Mistura to lead UN delegation at Astana Syria talks

Staffan de Mistura

GENEVA - The UN's Syria envoy Staffan de Mistura will attend peace talks in the Kazakh capital next week, the United Nations said Thursday, after previously announcing he was sending a deputy.
UN Secretary-General Antonio Guterres asked De Mistura to attend "in light of the complexity and importance of the issues likely to be raised in Astana, and of the senior level at which the conveners of the meeting will be represented," said spokesman Stephane Dujarric.
On Tuesday, de Mistura's office said he had designated his deputy Ramzy E. Ramzy to go to Kazakhstan, but plans changed with Guterres and de Mistura together at the World Economic Forum in Davos, Switzerland.
The Astana talks are being organized by Iran, Russia and Turkey with rebel leaders and Syrian President Bashar al-Assad's representatives expected to meet face to face.
De Mistura said he wants UN-moderated negotiations to resume in Geneva on February 8.
Assad said the Astana talks will focus on enforcing a cessation of hostilities to allow aid access across the country, with key rebel groups also putting the truce at the top of the agenda.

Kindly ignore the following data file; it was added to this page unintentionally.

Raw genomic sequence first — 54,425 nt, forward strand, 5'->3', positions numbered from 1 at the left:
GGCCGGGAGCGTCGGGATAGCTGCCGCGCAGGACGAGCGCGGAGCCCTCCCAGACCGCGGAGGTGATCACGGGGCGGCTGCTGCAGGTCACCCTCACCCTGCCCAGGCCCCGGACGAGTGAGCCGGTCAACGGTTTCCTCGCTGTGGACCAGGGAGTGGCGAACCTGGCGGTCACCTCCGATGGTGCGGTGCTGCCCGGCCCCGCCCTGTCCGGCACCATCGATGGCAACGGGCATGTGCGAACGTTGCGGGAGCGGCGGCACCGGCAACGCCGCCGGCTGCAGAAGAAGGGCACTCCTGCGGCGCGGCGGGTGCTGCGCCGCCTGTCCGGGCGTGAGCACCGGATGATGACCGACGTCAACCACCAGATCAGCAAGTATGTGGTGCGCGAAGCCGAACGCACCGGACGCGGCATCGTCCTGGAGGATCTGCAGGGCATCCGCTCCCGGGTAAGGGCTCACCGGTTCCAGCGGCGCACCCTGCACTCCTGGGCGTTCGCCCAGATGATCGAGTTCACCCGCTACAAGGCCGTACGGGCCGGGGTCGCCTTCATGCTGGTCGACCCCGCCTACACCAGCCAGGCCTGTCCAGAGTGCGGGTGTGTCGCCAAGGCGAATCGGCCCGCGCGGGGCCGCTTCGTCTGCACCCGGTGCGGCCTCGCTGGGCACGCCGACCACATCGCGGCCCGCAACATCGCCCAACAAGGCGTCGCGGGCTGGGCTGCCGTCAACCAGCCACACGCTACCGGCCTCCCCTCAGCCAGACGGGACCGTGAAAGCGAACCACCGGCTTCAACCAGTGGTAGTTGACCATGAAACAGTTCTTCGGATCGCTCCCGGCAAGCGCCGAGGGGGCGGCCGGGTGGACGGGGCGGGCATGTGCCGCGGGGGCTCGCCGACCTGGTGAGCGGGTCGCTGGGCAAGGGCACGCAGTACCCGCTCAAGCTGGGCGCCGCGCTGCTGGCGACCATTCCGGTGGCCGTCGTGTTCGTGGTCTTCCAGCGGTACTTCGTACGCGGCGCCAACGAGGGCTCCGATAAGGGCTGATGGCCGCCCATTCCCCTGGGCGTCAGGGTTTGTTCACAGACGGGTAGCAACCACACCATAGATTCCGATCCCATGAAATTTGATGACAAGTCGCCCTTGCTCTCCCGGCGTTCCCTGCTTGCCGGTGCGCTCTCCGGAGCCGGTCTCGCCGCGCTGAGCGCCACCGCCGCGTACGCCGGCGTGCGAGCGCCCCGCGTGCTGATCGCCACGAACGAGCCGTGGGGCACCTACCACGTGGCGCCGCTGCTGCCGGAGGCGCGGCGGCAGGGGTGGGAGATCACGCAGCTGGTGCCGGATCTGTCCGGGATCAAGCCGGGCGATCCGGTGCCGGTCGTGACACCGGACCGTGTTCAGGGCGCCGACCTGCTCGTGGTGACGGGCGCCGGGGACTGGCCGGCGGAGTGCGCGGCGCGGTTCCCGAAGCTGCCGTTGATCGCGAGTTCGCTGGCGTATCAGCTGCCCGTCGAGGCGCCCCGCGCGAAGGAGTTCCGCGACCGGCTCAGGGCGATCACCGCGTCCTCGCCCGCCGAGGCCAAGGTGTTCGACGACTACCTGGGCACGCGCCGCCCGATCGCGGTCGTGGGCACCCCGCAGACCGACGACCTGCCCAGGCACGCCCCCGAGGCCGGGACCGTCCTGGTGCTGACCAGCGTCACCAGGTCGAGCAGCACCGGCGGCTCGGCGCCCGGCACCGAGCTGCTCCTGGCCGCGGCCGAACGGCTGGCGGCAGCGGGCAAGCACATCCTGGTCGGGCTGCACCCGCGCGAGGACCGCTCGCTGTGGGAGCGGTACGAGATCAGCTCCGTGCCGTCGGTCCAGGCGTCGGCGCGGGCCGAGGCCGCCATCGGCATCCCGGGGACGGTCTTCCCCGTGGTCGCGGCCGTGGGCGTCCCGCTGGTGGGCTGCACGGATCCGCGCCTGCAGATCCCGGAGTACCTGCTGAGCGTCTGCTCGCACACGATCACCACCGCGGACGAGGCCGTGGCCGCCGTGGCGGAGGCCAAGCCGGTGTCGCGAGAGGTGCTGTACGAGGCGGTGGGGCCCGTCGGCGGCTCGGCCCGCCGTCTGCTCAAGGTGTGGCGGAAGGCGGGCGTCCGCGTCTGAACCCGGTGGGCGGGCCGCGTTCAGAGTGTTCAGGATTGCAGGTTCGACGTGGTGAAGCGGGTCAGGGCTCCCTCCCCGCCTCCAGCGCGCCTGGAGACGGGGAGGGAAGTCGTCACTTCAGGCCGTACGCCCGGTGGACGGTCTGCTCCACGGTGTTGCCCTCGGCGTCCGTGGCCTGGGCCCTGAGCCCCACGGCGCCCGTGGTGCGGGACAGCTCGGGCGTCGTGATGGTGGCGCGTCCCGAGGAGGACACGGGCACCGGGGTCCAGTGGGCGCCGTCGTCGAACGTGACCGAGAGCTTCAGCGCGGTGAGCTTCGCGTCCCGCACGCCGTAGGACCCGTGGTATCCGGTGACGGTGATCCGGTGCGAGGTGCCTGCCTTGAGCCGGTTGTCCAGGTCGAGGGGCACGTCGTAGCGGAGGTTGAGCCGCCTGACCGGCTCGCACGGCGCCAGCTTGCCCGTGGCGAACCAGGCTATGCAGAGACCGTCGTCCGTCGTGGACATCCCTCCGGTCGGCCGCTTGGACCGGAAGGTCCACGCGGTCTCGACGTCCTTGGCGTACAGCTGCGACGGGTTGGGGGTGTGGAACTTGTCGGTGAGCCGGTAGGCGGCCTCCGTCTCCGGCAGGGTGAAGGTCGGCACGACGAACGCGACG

In Geneva, the head of the UN's humanitarian task force for Syria, Jan Egeland told reporters that the ceasefire brokered in December by Moscow and Ankara has been a "disappointment" in terms of improving humanitarian access.
"That has to change," he said, calling Astana a key opportunity to push for more aid deliveries.
Egeland complained that aside from fighting a "bureaucratic quagmire" imposed by the regime and opposition forces was consistently blocking civilians from receiving life-saving supplies.
Egeland and the UN's World Food Programme also said food supplies in the desert town of Deir Ezzor, besieged by the Islamic State group (IS) since 2015, could run out in a few weeks.
WFP had to suspend humanitarian air drops in Deir Ezzor on Sunday because of heavy fighting after a fierce assault by IS.
The 93,000 people living under siege in Deir Ezzor "really do not have any lifeline other than relief by air", Egeland said.